Header

UZH-Logo

Maintenance Infos

Dispersal pattern of injectate following ct-guided perineural infiltration in the canine thoracolumbar spine: a cadaver study


Kneissl, Sibylle; Breit, Sabine; Willmitzer, Florian; Thalhammer, Johann; Dengg, Sabine (2015). Dispersal pattern of injectate following ct-guided perineural infiltration in the canine thoracolumbar spine: a cadaver study. Veterinary Radiology & Ultrasound, 56(2):212-219.

Abstract

An increasing proportion of canine patients are presented with chronic thoracolumbar back pain and without compressive spinal lesions. In humans, spinal perineural infiltrations have been reported to have a favorable effect on pain control. The purpose of this prospective cadaver study was to describe the dispersal pattern of injectate following CT-guided spinal perineural infiltration in the canine thoracolumbar region. Seven fresh canine cadavers were first scanned using multislice CT and then CT-guided spinal perineural infiltration was performed at 42 sites from T13/L1 to L6/L7. The injectate for each site was a mixture of new methylene blue and iodinated contrast medium. Immediately following CT-guided injection, cadavers were frozen, cut, and dissected macro- and mesoscopically (using a magnifying glass) to identify anatomic structures that were infiltrated. In the majority of sites (64.3%), complete epidural and hypaxial staining of spinal nerve components (including the spinal ganglion, trunk, and ventral branch) was successfully achieved. However, no (11.9%) or unpredictable staining (9.5%) of nervous tissue occurred in some sites despite careful CT guidance and the application of relatively large volumes of injectate. Optimal results were achieved when the needle tip was positioned periforaminally ventral to the cranial contour of the cranial articular process. Findings from this ex vivo study indicated that CT-guided spinal perineural infiltration is feasible for testing in the canine thoracolumbar region and that successful nerve tissue infiltration would likely occur in the majority of sites. Future in vivo studies are needed to determine the safety and efficacy of this technique.

Abstract

An increasing proportion of canine patients are presented with chronic thoracolumbar back pain and without compressive spinal lesions. In humans, spinal perineural infiltrations have been reported to have a favorable effect on pain control. The purpose of this prospective cadaver study was to describe the dispersal pattern of injectate following CT-guided spinal perineural infiltration in the canine thoracolumbar region. Seven fresh canine cadavers were first scanned using multislice CT and then CT-guided spinal perineural infiltration was performed at 42 sites from T13/L1 to L6/L7. The injectate for each site was a mixture of new methylene blue and iodinated contrast medium. Immediately following CT-guided injection, cadavers were frozen, cut, and dissected macro- and mesoscopically (using a magnifying glass) to identify anatomic structures that were infiltrated. In the majority of sites (64.3%), complete epidural and hypaxial staining of spinal nerve components (including the spinal ganglion, trunk, and ventral branch) was successfully achieved. However, no (11.9%) or unpredictable staining (9.5%) of nervous tissue occurred in some sites despite careful CT guidance and the application of relatively large volumes of injectate. Optimal results were achieved when the needle tip was positioned periforaminally ventral to the cranial contour of the cranial articular process. Findings from this ex vivo study indicated that CT-guided spinal perineural infiltration is feasible for testing in the canine thoracolumbar region and that successful nerve tissue infiltration would likely occur in the majority of sites. Future in vivo studies are needed to determine the safety and efficacy of this technique.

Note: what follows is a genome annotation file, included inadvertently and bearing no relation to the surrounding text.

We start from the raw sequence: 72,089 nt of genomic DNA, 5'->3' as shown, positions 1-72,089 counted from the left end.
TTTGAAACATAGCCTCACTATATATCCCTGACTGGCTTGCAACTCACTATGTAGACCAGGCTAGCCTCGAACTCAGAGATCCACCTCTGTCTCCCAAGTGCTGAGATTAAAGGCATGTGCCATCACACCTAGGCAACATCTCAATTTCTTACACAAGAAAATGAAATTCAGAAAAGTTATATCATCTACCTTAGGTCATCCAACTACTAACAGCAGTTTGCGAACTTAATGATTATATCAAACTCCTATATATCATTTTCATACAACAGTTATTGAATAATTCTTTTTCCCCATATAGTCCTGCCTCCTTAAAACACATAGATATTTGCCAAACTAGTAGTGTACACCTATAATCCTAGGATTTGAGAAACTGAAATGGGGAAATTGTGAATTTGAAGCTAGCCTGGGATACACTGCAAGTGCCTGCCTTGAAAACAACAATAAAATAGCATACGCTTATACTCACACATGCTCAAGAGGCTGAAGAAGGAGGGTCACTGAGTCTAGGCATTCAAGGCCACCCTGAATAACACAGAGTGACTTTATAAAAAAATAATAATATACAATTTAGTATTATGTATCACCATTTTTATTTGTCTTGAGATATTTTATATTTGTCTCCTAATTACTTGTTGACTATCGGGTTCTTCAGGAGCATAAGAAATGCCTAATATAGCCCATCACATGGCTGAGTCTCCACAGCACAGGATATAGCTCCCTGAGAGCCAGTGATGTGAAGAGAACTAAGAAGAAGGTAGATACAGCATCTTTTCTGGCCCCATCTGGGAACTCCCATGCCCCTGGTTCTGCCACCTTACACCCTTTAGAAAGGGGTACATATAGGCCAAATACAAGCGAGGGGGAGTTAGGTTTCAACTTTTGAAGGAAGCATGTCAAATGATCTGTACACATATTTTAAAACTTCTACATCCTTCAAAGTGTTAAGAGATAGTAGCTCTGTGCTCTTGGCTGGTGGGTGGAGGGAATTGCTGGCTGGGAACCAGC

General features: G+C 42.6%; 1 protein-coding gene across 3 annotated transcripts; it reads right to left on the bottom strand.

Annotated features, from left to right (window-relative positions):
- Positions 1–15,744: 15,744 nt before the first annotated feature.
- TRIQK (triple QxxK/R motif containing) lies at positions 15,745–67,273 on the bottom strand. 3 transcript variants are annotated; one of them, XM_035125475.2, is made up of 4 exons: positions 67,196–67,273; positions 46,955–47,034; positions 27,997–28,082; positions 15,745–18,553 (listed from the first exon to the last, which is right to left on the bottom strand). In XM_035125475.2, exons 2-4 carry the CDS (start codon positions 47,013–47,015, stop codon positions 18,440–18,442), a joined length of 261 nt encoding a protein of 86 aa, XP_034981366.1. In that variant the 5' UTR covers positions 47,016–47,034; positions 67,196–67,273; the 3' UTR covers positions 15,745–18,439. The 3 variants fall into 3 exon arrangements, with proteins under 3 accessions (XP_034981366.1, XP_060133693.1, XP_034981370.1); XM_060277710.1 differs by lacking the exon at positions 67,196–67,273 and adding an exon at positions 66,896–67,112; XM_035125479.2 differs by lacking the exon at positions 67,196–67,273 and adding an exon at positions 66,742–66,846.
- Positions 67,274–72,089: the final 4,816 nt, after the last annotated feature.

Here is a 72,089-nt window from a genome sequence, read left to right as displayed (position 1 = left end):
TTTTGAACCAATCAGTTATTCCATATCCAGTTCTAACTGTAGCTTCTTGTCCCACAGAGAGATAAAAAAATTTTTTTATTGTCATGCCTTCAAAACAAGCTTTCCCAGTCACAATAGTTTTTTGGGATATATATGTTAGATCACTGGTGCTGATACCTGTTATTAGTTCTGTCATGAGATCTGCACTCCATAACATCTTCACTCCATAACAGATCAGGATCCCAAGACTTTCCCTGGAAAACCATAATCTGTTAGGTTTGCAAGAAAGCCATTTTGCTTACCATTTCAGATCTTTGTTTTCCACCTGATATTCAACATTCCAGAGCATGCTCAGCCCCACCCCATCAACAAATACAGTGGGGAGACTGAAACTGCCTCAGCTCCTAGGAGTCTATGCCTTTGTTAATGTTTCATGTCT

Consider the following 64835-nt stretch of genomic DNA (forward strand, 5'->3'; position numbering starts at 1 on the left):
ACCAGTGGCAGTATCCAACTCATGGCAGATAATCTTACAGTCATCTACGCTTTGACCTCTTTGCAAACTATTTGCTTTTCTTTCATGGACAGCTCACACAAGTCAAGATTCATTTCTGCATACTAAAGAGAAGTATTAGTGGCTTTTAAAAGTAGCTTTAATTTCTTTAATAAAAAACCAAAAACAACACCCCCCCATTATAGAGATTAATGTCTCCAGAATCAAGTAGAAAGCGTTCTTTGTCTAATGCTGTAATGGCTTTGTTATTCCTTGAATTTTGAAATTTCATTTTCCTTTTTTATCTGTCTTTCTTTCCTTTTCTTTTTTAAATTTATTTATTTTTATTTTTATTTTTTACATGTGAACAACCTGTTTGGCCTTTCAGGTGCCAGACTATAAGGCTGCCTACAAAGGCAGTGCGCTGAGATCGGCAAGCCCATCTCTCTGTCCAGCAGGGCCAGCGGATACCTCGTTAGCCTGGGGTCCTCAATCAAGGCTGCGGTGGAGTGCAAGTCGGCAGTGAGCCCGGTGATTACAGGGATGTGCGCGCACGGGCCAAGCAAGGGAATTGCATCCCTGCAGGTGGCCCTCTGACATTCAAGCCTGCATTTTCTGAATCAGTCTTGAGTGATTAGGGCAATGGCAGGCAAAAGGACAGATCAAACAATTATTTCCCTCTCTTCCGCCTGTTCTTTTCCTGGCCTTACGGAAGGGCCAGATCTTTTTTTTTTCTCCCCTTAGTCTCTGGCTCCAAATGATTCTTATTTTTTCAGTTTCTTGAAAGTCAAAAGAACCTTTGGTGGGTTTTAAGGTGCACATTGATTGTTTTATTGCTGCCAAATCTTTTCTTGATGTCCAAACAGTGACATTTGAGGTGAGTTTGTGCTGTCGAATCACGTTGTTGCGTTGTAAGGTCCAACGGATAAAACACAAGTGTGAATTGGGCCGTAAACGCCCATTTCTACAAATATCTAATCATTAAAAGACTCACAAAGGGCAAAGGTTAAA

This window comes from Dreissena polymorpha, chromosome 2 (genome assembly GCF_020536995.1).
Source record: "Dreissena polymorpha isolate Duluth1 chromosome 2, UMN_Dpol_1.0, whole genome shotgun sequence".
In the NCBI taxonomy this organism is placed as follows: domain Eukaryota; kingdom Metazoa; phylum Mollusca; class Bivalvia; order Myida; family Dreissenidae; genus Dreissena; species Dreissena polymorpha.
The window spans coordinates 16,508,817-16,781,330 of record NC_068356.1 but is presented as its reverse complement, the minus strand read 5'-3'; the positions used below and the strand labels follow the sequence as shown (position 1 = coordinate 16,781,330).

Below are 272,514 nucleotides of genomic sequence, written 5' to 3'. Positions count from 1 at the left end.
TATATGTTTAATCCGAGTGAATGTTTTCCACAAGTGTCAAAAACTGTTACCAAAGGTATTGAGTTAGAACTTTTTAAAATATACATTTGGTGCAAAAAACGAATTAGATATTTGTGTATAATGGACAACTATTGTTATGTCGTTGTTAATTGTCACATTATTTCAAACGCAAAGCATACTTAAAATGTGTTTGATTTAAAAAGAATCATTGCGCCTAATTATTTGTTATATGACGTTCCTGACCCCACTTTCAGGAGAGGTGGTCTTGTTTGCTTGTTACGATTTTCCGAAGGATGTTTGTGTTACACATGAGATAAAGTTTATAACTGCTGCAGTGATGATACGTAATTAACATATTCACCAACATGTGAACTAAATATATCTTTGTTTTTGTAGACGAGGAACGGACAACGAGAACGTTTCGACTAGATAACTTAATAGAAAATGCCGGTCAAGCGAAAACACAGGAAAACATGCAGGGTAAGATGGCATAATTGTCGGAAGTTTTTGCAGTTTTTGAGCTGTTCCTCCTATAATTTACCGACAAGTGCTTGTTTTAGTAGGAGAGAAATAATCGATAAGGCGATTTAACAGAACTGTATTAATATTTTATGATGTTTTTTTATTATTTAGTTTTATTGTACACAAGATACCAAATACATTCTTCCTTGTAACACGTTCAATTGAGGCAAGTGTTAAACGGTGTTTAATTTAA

Statistics

Citations

1 citation in Web of Science®
1 citation in Scopus®
Google Scholar™

Altmetrics

Downloads

0 downloads since deposited on 17 Nov 2014
0 downloads since 12 months

Additional indexing

Item Type:Journal Article, refereed, original work
Communities & Collections:05 Vetsuisse Faculty > Veterinary Clinic > Department of Small Animals
Dewey Decimal Classification:570 Life sciences; biology
630 Agriculture
Language:English
Date:2015
Deposited On:17 Nov 2014 14:19
Last Modified:08 Dec 2017 08:10
Publisher:Wiley-Blackwell Publishing, Inc.
ISSN:1058-8183
Publisher DOI:https://doi.org/10.1111/vru.12212
PubMed ID:25263708

Download